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Showing posts from October, 2018

The Time Nat Winecoff Invented Disneyland

Walt Disney's creative vision and dogged determination made Disneyland a reality. The park embodies his dreams and ideals, but the hard fact is that he needed a lot of help to coax his ideas into tangible reality. Many assume that Walt turned to his world-class staff of artists to develop his park, but they formed the reserves. In fact, Walt formed a cadre of white men mostly in their forties from outside the studio to invent Disneyland.

September 1952 was a pivotal time at the Disney lot, five months before the release of Peter Pan. Walt had built himself a party house farther from the studio, was distracted by his backyard train and other hobbies, and had begun spending weeks at a time in Europe. He returned from his fourth summer in Europe to find that his brother, Roy, had apparently foiled Walt's plan for a Mickey Mouse Park on studio property in Burbank with a whisper campaign among city politicians and money men.

Walt was as restless as his brother Roy was conservative…

Original Signs

Many of the familiar fancy electric signs missed opening day at Disneyland. There were a few--the Main Street Cinema, the Emporium--but many were hand-lettered. There were elaborately framed wooden signs, individual letters, and hanging signs. Gold leaf lettering on the various wagons and street cars, show windows, and some second-floor window credits, at least the one honoring Walt and Roy's father, Elias.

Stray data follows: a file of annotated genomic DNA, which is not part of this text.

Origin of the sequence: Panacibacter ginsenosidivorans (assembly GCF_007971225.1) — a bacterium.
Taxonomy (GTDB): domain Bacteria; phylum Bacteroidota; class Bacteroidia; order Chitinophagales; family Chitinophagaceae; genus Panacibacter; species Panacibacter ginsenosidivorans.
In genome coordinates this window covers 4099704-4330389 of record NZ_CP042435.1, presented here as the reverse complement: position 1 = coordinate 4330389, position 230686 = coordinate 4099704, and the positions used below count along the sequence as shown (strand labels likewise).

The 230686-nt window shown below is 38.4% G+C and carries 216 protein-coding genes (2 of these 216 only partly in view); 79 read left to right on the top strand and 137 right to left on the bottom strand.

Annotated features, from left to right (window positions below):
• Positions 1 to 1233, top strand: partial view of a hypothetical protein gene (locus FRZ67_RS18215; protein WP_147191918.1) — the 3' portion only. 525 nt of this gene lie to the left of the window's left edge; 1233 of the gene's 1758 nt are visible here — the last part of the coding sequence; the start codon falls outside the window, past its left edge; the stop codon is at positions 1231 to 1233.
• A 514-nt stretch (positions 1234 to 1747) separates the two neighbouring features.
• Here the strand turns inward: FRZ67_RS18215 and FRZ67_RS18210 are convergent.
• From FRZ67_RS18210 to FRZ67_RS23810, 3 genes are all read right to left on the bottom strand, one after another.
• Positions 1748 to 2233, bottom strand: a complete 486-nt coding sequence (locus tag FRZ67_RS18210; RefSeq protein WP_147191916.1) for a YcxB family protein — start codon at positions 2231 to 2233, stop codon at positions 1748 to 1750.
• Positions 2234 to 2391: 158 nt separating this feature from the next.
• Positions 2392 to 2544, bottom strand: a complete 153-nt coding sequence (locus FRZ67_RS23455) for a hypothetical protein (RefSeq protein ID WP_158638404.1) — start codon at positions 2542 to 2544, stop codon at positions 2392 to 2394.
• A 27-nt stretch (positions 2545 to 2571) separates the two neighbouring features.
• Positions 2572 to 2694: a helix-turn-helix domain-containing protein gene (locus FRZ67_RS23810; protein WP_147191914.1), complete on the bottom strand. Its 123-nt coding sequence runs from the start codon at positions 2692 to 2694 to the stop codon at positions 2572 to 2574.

These photos have been cropped to emphasize the signs, in the process cutting off watermarks from Daveland and Stuff From the Park. Some photos are from unknown sources.

I like to think, personally, that the Main Street Tobacconist shop was originally called the Tobacco Nest, and not that Disneylanders couldn't spell :-).

The fancy woodwork sign with raised gold letters at the Golden Horseshoe Revue arrived years later. It was originally three fluttering banners. The hand-painted sign on the Adventureland Bazaar was intentionally uneven--the "R" is larger than th…

Of course, a Carrousel

In 1937, just as Walt Disney was finishing up Snow White and the Seven Dwarfs, a merry-go-round opened in Griffith Park along the route Walt drove to work each day. Walt's daughter, Diane, was only three, but that's old enough to enjoy one of the most classic of amusement park rides.

Walt struck up a conversation with ride's owner. Ross R. Davis owned and operated merry-go-rounds in Los Angeles' Lincoln Park, Tilden Park in Berkeley, and now in Griffith Park. Davis' newest ride had been built by Spillman Engineering for San Diego's Mission Beach Amusement Center (now Belmont Park) in 1926. It had 68 hand-made horses, all jumpers, and a band organ that played more than 1,500 songs.

Walt wasn't specific in his 1948 memo describing Mickey Mouse Park, but he had a clear preference for Davis' Griffith Park design over the 1913 Herschell-Spillman ride at Henry Ford's Greenfield Village. That one was a so-called "menagerie" carousel, with chario…